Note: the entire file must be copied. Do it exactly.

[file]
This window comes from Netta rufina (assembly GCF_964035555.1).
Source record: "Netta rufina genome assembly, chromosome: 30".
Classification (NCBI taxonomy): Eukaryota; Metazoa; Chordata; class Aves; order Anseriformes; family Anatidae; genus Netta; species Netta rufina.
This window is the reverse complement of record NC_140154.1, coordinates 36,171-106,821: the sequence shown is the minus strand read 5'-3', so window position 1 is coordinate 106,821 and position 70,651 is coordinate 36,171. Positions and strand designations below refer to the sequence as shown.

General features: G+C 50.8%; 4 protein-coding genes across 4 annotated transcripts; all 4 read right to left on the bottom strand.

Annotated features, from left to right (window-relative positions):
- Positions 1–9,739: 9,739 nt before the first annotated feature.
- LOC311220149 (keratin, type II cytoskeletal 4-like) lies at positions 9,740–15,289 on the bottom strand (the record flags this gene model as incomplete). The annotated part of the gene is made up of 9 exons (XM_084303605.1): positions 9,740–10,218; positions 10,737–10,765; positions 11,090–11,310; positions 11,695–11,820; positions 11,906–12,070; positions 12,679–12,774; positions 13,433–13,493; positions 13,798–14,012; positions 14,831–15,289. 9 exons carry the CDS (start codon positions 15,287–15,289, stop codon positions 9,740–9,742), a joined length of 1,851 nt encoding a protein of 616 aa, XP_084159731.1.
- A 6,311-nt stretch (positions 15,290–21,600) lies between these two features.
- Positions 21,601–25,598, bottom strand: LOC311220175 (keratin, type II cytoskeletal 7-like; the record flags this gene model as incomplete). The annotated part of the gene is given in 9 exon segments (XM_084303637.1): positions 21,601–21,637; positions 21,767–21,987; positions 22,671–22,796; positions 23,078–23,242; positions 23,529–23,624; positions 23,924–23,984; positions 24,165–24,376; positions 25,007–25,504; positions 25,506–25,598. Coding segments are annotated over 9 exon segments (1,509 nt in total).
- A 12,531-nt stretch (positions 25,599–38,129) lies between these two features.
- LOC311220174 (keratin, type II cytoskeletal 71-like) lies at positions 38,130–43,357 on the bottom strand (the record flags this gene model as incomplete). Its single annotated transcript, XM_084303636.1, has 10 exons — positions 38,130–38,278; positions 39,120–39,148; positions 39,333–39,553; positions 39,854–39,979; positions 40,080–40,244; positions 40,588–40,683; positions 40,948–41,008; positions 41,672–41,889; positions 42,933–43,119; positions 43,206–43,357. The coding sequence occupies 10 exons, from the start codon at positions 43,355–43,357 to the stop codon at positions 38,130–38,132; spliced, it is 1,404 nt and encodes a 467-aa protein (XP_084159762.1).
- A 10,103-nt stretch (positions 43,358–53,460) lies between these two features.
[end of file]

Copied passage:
This window comes from Netta rufina (assembly GCF_964035555.1).
Source record: "Netta rufina genome assembly, chromosome: 30".
Classification (NCBI taxonomy): Eukaryota; Metazoa; Chordata; class Aves; order Anseriformes; family Anatidae; genus Netta; species Netta rufina.
This window is the reverse complement of record NC_140154.1, coordinates 36,171-106,821: the sequence shown is the minus strand read 5'-3', so window position 1 is coordinate 106,821 and position 70,651 is coordinate 36,171. Positions and strand designations below refer to the sequence as shown.

General features: G+C 50.8%; 4 protein-coding genes across 4 annotated transcripts; all 4 read right to left on the bottom strand.

Annotated features, from left to right (window-relative positions):
- Positions 1–9,739: 9,739 nt before the first annotated feature.
- LOC311220149 (keratin, type II cytoskeletal 4-like) lies at positions 9,740–15,289 on the bottom strand (the record flags this gene model as incomplete). The annotated part of the gene is made up of 9 exons (XM_084303605.1): positions 9,740–10,218; positions 10,737–10,765; positions 11,090–11,310; positions 11,695–11,820; positions 11,906–12,070; positions 12,679–12,774; positions 13,433–13,493; positions 13,798–14,012; positions 14,831–15,289. 9 exons carry the CDS (start codon positions 15,287–15,289, stop codon positions 9,740–9,742), a joined length of 1,851 nt encoding a protein of 616 aa, XP_084159731.1.
- A 6,311-nt stretch (positions 15,290–21,600) lies between these two features.
- Positions 21,601–25,598, bottom strand: LOC311220175 (keratin, type II cytoskeletal 7-like; the record flags this gene model as incomplete). The annotated part of the gene is given in 9 exon segments (XM_084303637.1): positions 21,601–21,637; positions 21,767–21,987; positions 22,671–22,796; positions 23,078–23,242; positions 23,529–23,624; positions 23,924–23,984; positions 24,165–24,376; positions 25,007–25,504; positions 25,506–25,598. Coding segments are annotated over 9 exon segments (1,509 nt in total).
- A 12,531-nt stretch (positions 25,599–38,129) lies between these two features.
- LOC311220174 (keratin, type II cytoskeletal 71-like) lies at positions 38,130–43,357 on the bottom strand (the record flags this gene model as incomplete). Its single annotated transcript, XM_084303636.1, has 10 exons — positions 38,130–38,278; positions 39,120–39,148; positions 39,333–39,553; positions 39,854–39,979; positions 40,080–40,244; positions 40,588–40,683; positions 40,948–41,008; positions 41,672–41,889; positions 42,933–43,119; positions 43,206–43,357. The coding sequence occupies 10 exons, from the start codon at positions 43,355–43,357 to the stop codon at positions 38,130–38,132; spliced, it is 1,404 nt and encodes a 467-aa protein (XP_084159762.1).
- A 10,103-nt stretch (positions 43,358–53,460) lies between these two features.